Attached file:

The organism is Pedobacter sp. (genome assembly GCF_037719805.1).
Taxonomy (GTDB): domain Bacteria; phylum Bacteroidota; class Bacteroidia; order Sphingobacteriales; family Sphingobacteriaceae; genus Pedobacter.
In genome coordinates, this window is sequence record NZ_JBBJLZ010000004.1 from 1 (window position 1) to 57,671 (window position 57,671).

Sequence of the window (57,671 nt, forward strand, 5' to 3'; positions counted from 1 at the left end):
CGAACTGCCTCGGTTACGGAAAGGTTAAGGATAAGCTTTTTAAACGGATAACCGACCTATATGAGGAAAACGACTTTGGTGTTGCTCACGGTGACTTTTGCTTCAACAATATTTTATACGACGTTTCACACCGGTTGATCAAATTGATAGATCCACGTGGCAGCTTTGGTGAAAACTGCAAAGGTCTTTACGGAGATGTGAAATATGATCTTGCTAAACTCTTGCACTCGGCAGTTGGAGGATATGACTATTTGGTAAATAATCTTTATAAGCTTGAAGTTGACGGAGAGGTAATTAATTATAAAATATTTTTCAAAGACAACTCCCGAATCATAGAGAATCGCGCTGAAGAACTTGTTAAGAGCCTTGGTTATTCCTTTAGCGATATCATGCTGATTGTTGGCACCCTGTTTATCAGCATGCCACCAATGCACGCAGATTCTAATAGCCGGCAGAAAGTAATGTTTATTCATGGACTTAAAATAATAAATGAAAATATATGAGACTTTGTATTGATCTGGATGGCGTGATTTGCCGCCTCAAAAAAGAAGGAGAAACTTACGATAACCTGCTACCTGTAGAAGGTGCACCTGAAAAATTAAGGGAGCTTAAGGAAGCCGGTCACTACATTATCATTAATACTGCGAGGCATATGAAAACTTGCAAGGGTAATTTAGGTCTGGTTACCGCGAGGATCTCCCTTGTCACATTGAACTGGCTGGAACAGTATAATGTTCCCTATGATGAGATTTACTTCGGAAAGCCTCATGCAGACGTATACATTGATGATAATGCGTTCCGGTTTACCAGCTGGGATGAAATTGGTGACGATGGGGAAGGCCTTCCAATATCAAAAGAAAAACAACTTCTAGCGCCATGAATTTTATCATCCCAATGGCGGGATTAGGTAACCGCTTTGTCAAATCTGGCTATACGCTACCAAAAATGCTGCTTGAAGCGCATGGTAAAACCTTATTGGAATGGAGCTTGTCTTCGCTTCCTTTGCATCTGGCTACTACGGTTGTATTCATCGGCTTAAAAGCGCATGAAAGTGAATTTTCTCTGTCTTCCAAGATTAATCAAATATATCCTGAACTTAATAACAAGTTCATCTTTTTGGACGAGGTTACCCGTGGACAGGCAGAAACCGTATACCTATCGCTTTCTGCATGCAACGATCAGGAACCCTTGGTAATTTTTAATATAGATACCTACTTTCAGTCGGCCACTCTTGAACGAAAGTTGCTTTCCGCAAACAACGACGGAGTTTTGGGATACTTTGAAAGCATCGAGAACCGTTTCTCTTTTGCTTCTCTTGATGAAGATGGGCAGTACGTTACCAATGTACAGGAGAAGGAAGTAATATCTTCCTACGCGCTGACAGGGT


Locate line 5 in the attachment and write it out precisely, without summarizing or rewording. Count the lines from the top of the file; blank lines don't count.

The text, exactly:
CGAACTGCCTCGGTTACGGAAAGGTTAAGGATAAGCTTTTTAAACGGATAACCGACCTATATGAGGAAAACGACTTTGGTGTTGCTCACGGTGACTTTTGCTTCAACAATATTTTATACGACGTTTCACACCGGTTGATCAAATTGATAGATCCACGTGGCAGCTTTGGTGAAAACTGCAAAGGTCTTTACGGAGATGTGAAATATGATCTTGCTAAACTCTTGCACTCGGCAGTTGGAGGATATGACTATTTGGTAAATAATCTTTATAAGCTTGAAGTTGACGGAGAGGTAATTAATTATAAAATATTTTTCAAAGACAACTCCCGAATCATAGAGAATCGCGCTGAAGAACTTGTTAAGAGCCTTGGTTATTCCTTTAGCGATATCATGCTGATTGTTGGCACCCTGTTTATCAGCATGCCACCAATGCACGCAGATTCTAATAGCCGGCAGAAAGTAATGTTTATTCATGGACTTAAAATAATAAATGAAAATATATGAGACTTTGTATTGATCTGGATGGCGTGATTTGCCGCCTCAAAAAAGAAGGAGAAACTTACGATAACCTGCTACCTGTAGAAGGTGCACCTGAAAAATTAAGGGAGCTTAAGGAAGCCGGTCACTACATTATCATTAATACTGCGAGGCATATGAAAACTTGCAAGGGTAATTTAGGTCTGGTTACCGCGAGGATCTCCCTTGTCACATTGAACTGGCTGGAACAGTATAATGTTCCCTATGATGAGATTTACTTCGGAAAGCCTCATGCAGACGTATACATTGATGATAATGCGTTCCGGTTTACCAGCTGGGATGAAATTGGTGACGATGGGGAAGGCCTTCCAATATCAAAAGAAAAACAACTTCTAGCGCCATGAATTTTATCATCCCAATGGCGGGATTAGGTAACCGCTTTGTCAAATCTGGCTATACGCTACCAAAAATGCTGCTTGAAGCGCATGGTAAAACCTTATTGGAATGGAGCTTGTCTTCGCTTCCTTTGCATCTGGCTACTACGGTTGTATTCATCGGCTTAAAAGCGCATGAAAGTGAATTTTCTCTGTCTTCCAAGATTAATCAAATATATCCTGAACTTAATAACAAGTTCATCTTTTTGGACGAGGTTACCCGTGGACAGGCAGAAACCGTATACCTATCGCTTTCTGCATGCAACGATCAGGAACCCTTGGTAATTTTTAATATAGATACCTACTTTCAGTCGGCCACTCTTGAACGAAAGTTGCTTTCCGCAAACAACGACGGAGTTTTGGGATACTTTGAAAGCATCGAGAACCGTTTCTCTTTTGCTTCTCTTGATGAAGATGGGCAGTACGTTACCAATGTACAGGAGAAGGAAGTAATATCTTCCTACGCGCTGACAGGGT